Hospital officials said the MERS patient, who works in a hospital in Jeddah, Saudi Arabia, is doing well and currently has a low-grade fever and a slight cough.

Read the full article from Chicago Tribune here

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Bill would allow undocumented immigrants to practice healthcare

California lawmakers are considering a bill that would allow undocumented immigrants to practice the occupation they have been trained for, including those trained as dentists, doctors and nurses, the Los Angeles Times reports.

According to an estimate by the Public Policy Institute of California, about 1.85 million individuals in the state workforce are undocumented immigrants.

To obtain a medical license in California, applicants must provide a valid Social Security number.

Under the legislation, about 40 occupational licensing boards across the state would be able to accept a federal taxpayer identification number as proof of identification instead of a Social Security number.

Read the full article from California HeathLine
here


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5 essential facts about healthcare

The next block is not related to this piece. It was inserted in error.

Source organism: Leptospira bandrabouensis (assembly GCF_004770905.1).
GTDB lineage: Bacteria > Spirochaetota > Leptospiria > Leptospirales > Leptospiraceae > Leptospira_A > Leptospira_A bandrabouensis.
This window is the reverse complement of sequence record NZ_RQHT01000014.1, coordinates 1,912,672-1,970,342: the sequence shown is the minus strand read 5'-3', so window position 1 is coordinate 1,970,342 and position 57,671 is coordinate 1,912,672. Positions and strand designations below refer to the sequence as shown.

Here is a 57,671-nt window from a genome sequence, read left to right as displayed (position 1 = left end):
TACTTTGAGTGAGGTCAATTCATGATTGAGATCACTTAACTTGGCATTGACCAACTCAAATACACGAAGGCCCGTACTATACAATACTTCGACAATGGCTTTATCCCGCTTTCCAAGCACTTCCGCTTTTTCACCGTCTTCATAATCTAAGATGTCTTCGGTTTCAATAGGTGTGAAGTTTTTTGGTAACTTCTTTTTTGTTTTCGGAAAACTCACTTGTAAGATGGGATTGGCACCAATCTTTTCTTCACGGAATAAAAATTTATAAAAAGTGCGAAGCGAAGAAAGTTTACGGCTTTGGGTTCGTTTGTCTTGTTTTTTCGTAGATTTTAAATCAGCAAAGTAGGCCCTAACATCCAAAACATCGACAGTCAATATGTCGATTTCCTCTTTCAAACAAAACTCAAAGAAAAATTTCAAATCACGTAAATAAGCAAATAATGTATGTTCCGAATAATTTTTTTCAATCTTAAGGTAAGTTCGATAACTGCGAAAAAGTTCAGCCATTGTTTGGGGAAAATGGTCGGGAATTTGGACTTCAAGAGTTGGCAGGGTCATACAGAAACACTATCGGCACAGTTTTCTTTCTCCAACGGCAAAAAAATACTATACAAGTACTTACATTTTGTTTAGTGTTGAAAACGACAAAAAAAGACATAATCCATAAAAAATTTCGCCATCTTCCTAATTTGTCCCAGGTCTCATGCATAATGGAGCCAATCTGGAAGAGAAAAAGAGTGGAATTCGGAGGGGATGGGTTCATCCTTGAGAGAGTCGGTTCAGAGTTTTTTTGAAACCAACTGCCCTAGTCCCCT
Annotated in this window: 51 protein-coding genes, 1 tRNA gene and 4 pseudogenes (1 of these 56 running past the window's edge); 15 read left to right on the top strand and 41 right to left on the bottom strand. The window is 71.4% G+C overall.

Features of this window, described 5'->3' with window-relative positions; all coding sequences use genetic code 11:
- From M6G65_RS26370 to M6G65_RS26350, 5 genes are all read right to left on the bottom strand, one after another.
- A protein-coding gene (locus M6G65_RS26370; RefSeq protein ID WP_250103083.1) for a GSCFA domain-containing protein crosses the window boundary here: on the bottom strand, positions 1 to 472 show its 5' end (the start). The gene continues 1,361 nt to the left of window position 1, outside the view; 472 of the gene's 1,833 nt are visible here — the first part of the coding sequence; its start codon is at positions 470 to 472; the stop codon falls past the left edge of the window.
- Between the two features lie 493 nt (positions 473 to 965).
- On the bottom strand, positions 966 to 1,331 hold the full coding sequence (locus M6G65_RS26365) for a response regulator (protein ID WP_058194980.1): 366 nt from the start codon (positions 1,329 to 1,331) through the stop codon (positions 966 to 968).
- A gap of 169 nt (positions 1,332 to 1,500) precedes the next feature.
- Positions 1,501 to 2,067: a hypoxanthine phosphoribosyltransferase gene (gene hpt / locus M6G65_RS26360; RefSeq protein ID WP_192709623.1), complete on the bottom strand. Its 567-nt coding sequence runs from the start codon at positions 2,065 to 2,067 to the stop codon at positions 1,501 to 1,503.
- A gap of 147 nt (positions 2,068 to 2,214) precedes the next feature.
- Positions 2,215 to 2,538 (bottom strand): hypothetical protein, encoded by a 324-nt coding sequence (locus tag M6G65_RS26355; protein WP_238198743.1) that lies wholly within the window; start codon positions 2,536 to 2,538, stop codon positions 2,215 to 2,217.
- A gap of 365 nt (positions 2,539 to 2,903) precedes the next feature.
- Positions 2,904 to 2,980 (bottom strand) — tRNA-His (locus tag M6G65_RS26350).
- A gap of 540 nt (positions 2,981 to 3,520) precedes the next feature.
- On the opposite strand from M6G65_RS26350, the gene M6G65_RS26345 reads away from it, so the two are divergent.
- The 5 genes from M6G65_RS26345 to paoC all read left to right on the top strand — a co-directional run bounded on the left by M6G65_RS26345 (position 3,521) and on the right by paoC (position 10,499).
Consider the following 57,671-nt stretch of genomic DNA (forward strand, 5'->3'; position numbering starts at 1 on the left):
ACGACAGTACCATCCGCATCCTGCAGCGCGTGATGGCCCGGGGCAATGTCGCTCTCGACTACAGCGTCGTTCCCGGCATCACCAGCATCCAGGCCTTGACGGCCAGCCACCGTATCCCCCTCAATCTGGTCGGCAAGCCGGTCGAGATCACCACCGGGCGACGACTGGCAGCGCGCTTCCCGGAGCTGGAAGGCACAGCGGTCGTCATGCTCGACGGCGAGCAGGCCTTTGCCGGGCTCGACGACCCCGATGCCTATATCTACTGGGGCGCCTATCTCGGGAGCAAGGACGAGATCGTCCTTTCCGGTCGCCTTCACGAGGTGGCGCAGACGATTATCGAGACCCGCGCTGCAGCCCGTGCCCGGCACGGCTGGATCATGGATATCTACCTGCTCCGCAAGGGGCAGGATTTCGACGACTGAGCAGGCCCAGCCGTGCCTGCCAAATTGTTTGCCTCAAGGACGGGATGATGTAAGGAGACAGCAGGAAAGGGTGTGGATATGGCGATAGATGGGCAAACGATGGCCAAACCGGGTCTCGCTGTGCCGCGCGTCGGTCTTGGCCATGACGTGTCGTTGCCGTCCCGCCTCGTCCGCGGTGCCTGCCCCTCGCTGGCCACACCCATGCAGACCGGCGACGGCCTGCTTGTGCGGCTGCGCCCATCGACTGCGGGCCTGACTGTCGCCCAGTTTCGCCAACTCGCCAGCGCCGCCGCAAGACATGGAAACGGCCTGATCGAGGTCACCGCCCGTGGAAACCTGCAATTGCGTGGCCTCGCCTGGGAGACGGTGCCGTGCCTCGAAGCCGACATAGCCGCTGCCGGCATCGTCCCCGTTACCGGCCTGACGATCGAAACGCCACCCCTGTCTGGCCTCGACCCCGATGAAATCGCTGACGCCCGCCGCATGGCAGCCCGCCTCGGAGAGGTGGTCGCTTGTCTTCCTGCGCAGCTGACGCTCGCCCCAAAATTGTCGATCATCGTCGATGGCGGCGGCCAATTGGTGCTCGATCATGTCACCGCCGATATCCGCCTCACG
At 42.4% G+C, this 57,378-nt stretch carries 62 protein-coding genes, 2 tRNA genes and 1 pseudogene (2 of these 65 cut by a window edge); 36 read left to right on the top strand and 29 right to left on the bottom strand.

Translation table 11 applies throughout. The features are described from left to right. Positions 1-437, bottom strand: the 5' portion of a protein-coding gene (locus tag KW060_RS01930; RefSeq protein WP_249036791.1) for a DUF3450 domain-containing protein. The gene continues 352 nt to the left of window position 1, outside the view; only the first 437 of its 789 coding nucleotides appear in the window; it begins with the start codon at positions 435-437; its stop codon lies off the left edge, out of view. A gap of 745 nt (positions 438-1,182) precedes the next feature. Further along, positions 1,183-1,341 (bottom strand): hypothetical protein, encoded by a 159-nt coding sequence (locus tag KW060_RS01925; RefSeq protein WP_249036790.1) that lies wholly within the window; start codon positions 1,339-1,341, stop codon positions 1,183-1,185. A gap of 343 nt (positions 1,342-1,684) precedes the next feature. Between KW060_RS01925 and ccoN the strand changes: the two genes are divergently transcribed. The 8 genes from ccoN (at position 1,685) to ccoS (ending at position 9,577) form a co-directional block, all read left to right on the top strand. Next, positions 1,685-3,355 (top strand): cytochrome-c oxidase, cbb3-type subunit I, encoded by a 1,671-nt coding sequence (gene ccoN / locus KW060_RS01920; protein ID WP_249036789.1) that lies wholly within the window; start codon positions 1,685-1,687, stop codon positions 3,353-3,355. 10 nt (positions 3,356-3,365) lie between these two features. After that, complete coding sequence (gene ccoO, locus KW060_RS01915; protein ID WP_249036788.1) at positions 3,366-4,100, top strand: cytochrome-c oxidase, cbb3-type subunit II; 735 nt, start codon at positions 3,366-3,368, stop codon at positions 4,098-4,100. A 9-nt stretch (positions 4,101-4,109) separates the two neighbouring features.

Could you explain what a health insurance premium is? What about coinsurance? Just under half of Americans with health insurance feel confident that they understand such basic insurance terms, according to a recent study in the journal Health Affairs. Among uninsured Americans, fewer than a quarter have that confidence.

As the Affordable Care Act creates millions of new health insurance customers and provides new options for the already-insured, confusion about basic insurance concepts could make it difficult for people to make the right choices.

"The vast majority of consumers do not know the ins and outs of health insurance because they never have needed to," says Eric Stauffer, a former insurance agent who now rates and reviews insurance companies online.